3. To cooperate with Egypt in order to achieve efficient software protection: Cooperation in the sense of signing agreements with the government to help constructing an efficient enforcement system through providing the required financial resources, in addition to the required know how. Price cut offs of original software products to students and government ministries is also considered among the most important processes of such a cooperation as it provides an incentive to the government to undertake such a step. This strategy involves bearing additional costs from the side of the right holders, however it is expected that these costs are offset by the resulting fall in software piracy and hence the increase in profits.
  4. No reaction strategy (Laissez-Faire): Such kind of “laissez-faire” strategy makes sense only if the losses due to piracy are not worth the effort of bargaining over stricter enforcement in the host country. This could be the case of host countries with a small market share or a tolerable level of software piracy.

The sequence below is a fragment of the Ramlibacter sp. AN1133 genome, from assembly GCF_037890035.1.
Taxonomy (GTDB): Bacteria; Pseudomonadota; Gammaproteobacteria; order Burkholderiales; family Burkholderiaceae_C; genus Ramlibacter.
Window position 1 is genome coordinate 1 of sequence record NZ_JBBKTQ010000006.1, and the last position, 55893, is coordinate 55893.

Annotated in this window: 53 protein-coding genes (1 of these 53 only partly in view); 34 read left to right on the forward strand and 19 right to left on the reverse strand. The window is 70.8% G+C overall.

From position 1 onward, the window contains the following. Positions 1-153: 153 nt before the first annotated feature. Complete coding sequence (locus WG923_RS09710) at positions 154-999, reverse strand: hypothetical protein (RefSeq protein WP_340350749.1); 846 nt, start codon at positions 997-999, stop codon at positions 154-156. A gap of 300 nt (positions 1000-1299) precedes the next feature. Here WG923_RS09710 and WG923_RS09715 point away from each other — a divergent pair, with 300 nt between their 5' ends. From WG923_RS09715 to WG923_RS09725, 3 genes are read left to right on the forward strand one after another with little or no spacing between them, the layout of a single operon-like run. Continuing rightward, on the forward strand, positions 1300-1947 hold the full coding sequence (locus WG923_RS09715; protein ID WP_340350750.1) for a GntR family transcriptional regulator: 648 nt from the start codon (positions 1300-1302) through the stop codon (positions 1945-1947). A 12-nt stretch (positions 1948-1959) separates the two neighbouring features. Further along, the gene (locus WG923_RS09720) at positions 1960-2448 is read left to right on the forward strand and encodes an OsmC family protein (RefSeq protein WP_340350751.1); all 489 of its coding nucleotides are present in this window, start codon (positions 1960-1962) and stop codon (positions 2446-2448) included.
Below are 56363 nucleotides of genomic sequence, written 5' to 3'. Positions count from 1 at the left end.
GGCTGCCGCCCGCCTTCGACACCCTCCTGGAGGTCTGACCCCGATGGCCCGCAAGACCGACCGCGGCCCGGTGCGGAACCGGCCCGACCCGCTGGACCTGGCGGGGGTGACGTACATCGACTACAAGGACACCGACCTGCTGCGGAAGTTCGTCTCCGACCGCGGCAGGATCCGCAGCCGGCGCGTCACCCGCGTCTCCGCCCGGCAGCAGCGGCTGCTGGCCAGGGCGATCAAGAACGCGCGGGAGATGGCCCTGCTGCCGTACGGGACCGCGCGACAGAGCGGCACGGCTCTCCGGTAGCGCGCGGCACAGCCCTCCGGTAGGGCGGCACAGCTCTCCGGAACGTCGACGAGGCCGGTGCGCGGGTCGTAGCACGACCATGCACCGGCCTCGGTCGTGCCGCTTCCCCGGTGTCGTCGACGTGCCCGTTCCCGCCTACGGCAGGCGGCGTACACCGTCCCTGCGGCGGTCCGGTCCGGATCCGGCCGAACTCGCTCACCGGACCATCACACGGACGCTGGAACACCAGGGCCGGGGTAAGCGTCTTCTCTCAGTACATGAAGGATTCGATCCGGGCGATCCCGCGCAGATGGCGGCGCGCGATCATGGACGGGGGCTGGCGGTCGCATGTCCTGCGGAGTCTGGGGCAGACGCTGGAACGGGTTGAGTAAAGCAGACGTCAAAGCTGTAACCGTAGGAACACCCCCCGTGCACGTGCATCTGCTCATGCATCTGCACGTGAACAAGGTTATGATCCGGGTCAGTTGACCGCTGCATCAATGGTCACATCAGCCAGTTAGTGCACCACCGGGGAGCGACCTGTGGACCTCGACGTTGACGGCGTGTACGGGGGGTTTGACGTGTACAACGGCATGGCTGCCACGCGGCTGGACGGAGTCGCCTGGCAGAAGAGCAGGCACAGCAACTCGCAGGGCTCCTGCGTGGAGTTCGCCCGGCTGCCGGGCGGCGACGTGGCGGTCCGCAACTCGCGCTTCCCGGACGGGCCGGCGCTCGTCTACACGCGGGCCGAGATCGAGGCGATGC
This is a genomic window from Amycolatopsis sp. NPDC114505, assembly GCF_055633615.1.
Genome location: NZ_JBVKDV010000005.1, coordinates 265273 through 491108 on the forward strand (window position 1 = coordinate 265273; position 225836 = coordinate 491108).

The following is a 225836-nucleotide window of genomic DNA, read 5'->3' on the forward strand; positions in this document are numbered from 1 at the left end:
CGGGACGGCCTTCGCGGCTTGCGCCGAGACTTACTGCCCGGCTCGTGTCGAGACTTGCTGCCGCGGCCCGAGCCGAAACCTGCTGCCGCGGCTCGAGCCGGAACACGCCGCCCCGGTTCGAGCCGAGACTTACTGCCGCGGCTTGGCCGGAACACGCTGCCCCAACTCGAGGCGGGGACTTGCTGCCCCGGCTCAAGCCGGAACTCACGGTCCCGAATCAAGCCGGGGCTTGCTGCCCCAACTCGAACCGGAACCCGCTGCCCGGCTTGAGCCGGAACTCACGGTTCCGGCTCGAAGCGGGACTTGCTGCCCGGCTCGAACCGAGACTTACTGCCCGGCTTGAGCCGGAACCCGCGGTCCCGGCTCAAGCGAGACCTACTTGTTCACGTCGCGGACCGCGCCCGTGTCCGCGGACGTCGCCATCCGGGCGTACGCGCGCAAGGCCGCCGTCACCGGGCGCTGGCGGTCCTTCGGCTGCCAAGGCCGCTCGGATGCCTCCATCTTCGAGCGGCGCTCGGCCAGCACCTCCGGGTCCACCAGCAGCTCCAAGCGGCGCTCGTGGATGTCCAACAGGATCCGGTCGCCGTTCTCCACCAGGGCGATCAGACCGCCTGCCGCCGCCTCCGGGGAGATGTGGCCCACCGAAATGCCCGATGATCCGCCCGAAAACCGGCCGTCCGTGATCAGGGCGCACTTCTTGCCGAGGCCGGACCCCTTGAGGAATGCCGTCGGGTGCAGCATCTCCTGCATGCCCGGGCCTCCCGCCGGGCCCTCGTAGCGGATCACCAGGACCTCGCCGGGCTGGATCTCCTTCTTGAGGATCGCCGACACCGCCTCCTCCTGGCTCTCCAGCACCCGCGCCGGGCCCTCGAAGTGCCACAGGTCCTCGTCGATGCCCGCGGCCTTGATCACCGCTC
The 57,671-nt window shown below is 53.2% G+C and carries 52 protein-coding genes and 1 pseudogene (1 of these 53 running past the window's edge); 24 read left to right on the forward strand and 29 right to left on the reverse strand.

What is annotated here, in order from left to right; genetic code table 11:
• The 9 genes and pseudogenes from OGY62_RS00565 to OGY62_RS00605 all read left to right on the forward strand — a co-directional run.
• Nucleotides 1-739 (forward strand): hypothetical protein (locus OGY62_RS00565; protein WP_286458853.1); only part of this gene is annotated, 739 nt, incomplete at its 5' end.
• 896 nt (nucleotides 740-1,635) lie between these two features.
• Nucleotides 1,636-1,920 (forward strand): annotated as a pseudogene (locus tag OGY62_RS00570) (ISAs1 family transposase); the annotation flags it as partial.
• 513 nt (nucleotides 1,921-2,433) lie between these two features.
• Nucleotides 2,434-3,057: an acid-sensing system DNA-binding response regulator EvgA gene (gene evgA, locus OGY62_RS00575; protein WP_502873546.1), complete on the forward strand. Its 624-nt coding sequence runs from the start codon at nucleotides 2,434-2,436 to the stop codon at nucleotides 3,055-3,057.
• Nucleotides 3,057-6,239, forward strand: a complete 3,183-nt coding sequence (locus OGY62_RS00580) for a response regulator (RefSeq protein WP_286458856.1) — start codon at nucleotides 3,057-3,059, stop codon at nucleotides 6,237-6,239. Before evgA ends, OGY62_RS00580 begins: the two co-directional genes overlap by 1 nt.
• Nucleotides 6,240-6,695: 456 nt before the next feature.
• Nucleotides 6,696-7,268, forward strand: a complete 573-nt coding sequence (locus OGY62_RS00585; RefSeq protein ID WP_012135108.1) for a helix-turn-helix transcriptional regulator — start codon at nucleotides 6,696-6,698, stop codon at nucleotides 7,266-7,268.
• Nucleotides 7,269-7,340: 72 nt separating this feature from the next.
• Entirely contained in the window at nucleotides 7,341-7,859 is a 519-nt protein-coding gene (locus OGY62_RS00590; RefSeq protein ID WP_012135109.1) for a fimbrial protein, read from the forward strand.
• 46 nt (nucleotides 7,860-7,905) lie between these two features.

5. Practicing sanction threats on Egypt to improve software protection: Sanction threats are a widely common strategy used in international conflicts, like IPR violations. However threats lose their effectiveness after a certain period of time as they become non credible. Glachant and Brosseau (2008) consider this strategy also a sort of laissez-faire strategy, with minor effect on the contractual relation if the second party is sure about the incredibility of these threats. Practicing continuous threats and warnings in order to achieve their target in the future avoiding any contracting costs appears to be the cheapest strategy. Moreover, it must be said that a pure laissez faire strategy is omitted in this model as the damages caused by copyright violations, especially with the rapid growth of computer usage form a serious loss that can not be easily neglected by right holders.